Financial investment is a risk that offers no guarantee of success. Even the most experienced financial professionals miss from time to time and are forced to adjust their thinking in response to an unexpected development in the stock or bond markets, says Adam R. Lulow, a Retirement Benefits Specialist at The DMG Group.
“The truth is we don’t know what’s going to happen,” Lulow says. “We can make assumptions and we can put a plan in place, but the first thing we tell investors is that something is going to change with that plan.”
The fear of the unknown can drive some people to avoid making any investments, which can make it very difficult to accumulate enough money to fund your retirement.
“The most important thing is that you start saving,” Lulow says. “You can change your investments inside a plan. But if you don’t have enough money to retire, the only solution is to work longer.”
Smart Business spoke with Lulow about the importance of diversity when building out your retirement plans.
What are the most important things to keep in mind when trying to diversify your investment portfolio?
There are numerous risks and rewards when investing and each asset class reacts to economic events differently. If you select from multiple asset classes, you can help minimize the risk and the volatility in your portfolio. If you own a stock, it is usually going to come with a much greater risk than a bond portfolio. But as the company does better, your stock price rises and you have a greater return on your investment.
Conversely, a bond is going to have lower downside risk, but also a lower growth ceiling. The reward of a bond is usually going to be much lower than the reward of a stock.
Ideally, you want a mix of both types of investments to spread out your risk and keep adding to your retirement savings. Early on, you can be more aggressive and look at stocks that offer the potential of a higher return. The risk is greater, but you have more time to make up any losses. As you get closer to retirement, bonds become more attractive since they are less prone to those steep declines.
Why is rebalancing your portfolio so important?
If you have a portfolio that is 60 percent stocks and 40 percent bonds and the market is going down, you may feel pressure to sell. What you should be doing is taking some of your cash or some of those bonds and buying the market while it’s down. The opposite is also true. As the market goes up, you may think now is the time to buy when most likely, you’ve already missed the ideal time to buy. That is why being disciplined about rebalancing your portfolio on a regular basis is so important. It gives you a more reliable and objective plan with which to build your wealth.
If the market is up and your portfolio is 65 percent stocks, 35 percent cash or bonds, you may want to rebalance back to that 60 percent stock/40 percent bond mix. You take that 5 percent of growth in the stocks and move it into the bond or cash equivalent to lock in the gain. On the other side, if the market takes a drop and you’re now 55 percent stocks/45 percent bonds, you may want to take that 5 percent of the bonds or cash equivalents and move it over to stocks or mutual funds and buy when the market is low to take advantage of the potential market rebound.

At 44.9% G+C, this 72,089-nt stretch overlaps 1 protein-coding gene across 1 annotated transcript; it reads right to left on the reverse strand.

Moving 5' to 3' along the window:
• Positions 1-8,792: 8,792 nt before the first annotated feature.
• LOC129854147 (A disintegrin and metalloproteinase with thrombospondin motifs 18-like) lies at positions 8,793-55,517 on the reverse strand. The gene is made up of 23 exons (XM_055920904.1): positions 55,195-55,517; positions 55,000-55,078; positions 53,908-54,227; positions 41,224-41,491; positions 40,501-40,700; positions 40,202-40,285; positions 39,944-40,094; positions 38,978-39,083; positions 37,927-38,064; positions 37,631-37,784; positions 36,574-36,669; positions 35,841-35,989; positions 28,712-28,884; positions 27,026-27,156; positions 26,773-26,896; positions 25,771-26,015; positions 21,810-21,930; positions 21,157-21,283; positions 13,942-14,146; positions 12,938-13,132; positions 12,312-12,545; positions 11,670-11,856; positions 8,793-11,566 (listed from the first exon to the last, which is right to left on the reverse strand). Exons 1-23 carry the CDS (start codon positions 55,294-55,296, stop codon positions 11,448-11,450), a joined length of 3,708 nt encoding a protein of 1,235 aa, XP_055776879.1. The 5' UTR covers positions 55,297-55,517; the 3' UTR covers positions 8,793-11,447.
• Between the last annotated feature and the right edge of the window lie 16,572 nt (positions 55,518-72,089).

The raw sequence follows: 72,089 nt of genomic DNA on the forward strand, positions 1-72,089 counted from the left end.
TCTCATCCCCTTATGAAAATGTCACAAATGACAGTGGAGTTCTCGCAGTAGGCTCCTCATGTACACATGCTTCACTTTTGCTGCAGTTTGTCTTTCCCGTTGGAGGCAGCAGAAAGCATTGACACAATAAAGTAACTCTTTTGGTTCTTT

What are some tips for selecting the right stocks to make an investment?
There are large cap stocks, which are going to be your large, well-established blue chip companies in the United States, and then small and midsized companies. Those well-established companies could lead to more stability, while the small and mids take a little more risk. But it’s a good way to diversify. Everyone is going to be different, which is why it’s a good idea to contact a financial professional who can help you make a more informed decision.
Insights Wealth Management is brought to you by AXA Advisors, LLC
Investments in stocks, bonds, mutual funds, and variable annuities are not FDIC-insured and are subject to fluctuation in value and market risk, including loss of principal. Adam R. Lulow is a registered representative who offers securities through AXA Advisors, LLC (NY, NY 212-314-4600), member FINRA, SIPC, and an agent who offers the annuity and life insurance products of AXA Equitable Life Insurance Company (AXA Equitable) (NY, NY) and those of affiliated and unaffiliated carriers through AXA Network, LLC. AXA Advisors, AXA Equitable and AXA Network are affiliated companies and do not provide tax or legal advice. The DMG Group is not owned or operated by AXA Advisors or its affiliates. AGE-118019 (8/16)(Exp. 8/18)